- Law enforcement agents may enter pedophile newsgroups, chat rooms, or P2P networks posing as pedophiles and request emailed child pornography images from others in the group.Alternatively, they may enter child or teen groups posing as children and engage predatory pedophiles lurking in the group who may send pornography or suggest a meeting. A variation of the sting operation is to place ads on the Internet offering child pornography for sale and wait for replies.Recently, Microsoft announced the development of the Child Exploitation Tracking System to help link information such as credit card purchases, Internet chat room messages, and conviction histories.
- These sites purport to contain child pornography but in fact are designed to capture the IP or credit card details of visitors trying to download images. These can be considered a type of sting operation and have resulted in numerous arrests. However, their primary purpose is to create uncertainty in the minds of those seeking child pornography on the Internet, and, therefore, reduce the sense of freedom and anonymity they feel (see Operation Pin in Appendix C).
- Publicizing crackdowns. Many police departments have learned to use the media to good effect to publicize crackdowns on Internet child pornography. Coverage of crackdowns in the mass media increases the perception among potential offenders that the Internet is an unsafe environment in which to access child pornography.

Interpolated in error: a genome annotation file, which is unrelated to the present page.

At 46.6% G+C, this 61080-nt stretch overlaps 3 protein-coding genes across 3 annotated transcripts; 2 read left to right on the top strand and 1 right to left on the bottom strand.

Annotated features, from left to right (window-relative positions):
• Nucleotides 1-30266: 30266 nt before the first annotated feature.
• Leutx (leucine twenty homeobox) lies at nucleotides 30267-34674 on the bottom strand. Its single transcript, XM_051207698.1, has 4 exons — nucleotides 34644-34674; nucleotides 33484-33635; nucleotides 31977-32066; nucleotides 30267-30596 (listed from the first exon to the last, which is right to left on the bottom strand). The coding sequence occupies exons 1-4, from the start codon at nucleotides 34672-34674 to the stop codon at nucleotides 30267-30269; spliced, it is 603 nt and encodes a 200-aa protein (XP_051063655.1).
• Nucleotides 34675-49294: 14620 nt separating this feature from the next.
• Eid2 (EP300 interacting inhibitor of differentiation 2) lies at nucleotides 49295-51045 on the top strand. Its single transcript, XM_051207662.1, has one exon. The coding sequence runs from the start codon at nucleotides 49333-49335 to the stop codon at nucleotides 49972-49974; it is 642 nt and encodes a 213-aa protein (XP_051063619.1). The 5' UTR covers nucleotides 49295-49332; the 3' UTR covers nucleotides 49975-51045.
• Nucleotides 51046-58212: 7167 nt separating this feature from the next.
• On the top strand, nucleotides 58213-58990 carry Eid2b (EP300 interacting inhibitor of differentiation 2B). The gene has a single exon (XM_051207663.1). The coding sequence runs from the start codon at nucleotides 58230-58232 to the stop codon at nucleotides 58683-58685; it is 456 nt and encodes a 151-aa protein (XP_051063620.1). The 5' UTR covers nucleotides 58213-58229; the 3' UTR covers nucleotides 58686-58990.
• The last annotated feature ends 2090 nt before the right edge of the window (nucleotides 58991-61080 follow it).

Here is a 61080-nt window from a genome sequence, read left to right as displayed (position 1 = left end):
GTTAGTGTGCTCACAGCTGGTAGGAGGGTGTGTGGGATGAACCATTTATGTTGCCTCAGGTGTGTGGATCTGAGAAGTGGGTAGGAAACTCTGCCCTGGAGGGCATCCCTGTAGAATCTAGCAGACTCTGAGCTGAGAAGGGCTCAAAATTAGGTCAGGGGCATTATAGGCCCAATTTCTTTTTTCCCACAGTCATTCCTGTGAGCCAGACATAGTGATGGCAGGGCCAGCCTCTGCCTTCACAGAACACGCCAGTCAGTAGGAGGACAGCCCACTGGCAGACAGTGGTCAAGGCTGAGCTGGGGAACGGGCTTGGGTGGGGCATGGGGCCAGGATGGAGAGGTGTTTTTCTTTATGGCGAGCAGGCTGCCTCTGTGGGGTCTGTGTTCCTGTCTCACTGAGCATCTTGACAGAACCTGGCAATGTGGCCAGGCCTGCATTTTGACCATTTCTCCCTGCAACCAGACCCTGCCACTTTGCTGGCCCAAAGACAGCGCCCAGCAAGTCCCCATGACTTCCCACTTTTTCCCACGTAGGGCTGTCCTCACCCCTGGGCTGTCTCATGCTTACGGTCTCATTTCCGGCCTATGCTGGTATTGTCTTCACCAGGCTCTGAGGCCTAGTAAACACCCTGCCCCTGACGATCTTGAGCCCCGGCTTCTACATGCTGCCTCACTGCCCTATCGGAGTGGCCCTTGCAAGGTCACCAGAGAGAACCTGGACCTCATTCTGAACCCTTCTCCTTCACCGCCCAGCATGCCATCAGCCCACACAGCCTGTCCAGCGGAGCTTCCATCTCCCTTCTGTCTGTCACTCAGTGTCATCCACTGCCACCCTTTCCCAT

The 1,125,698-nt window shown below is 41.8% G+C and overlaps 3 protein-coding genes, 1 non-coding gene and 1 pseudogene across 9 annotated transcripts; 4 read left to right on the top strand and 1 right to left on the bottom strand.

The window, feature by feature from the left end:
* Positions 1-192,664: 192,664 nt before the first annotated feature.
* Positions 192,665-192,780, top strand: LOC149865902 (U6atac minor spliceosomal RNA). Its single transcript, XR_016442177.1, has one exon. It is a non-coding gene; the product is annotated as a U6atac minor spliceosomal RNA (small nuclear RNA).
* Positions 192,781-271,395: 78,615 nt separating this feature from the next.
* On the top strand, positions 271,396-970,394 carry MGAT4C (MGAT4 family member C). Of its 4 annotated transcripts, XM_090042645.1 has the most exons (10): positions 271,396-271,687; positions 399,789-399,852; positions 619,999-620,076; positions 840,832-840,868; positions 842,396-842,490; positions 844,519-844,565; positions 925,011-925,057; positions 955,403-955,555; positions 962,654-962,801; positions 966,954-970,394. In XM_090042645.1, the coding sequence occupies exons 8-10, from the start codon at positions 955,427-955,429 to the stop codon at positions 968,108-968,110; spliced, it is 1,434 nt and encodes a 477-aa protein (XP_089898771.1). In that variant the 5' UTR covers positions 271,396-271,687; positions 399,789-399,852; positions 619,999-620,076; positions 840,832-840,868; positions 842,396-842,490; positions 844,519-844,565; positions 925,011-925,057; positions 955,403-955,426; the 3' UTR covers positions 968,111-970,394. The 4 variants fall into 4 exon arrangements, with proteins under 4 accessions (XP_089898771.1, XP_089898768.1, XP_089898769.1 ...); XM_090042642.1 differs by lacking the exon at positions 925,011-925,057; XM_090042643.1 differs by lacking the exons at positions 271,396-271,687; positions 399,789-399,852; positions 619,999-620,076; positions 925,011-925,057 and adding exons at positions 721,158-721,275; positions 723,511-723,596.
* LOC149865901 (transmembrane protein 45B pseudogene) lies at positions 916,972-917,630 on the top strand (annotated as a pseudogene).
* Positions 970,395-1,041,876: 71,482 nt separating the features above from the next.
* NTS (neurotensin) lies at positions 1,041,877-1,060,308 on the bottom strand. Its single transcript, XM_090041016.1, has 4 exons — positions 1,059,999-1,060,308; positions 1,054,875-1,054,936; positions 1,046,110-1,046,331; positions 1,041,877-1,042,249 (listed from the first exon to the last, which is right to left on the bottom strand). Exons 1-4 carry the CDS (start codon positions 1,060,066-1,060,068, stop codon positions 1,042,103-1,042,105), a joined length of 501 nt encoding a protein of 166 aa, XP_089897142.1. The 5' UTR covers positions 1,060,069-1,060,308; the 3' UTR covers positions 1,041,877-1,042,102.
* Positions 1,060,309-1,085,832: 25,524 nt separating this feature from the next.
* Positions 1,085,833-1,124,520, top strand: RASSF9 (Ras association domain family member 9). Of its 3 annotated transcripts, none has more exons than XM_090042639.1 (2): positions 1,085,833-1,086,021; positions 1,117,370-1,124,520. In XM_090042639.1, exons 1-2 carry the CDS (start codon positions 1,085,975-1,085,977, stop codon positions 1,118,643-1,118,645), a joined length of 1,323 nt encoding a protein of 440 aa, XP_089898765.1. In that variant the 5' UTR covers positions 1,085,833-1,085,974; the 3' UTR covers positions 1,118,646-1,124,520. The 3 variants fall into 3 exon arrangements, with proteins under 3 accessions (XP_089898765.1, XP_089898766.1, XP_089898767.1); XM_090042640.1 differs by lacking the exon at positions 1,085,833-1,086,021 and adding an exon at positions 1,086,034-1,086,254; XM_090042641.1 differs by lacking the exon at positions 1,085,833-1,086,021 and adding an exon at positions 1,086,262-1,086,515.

- Although most media attention is often given to technological aspects of controlling Internet child pornography, in fact many arrests in this area arise from traditional investigative police work. Investigations may involve information from:
- The public: The public may contact police directly, or information may be received on one of the various child pornography hotlines.
- Computer repairers/technicians: Some states mandate computer personnel to report illegal images. There are cases where computer repairers have found child pornography images on an offender’s hard drive and notified police. Police may establish relationships with local computer repairers/ technicians to encourage reporting.
- Victims: A point of vulnerability for producers of child pornography is the child who appears in the pornographic image. If the child informs others of his/her victimization, then the offender’s activities may be exposed.
- Known traders: The arrest of one offender can lead to the arrest of other offenders with whom he has had dealings, producing a cascading effect. In some cases the arrested offender’s computer and Internet logs may provide evidence of associates. (See Operation Cathedral in Appendix C.)
- Unrelated investigations: There is increasing evidence that many sex offenders are criminally versatile and may commit a variety of other offenses. Police may find evidence of Internet child pornography while investigating unrelated crimes such as drug offenses.
Responses with Limited Effectiveness
- There are a few citizens’ groups (e.g., Ethical Hackers Against Pedophilia) that engage in direct vigilantism by hacking into and disabling suspected offenders’ computers, posting anti-pedophile messages on pedophile bulletin boards, and swamping pedophile newsgroups with the aim of closing them down. These activities are often illegal and are not endorsed by most citizens’ groups or by law enforcement agencies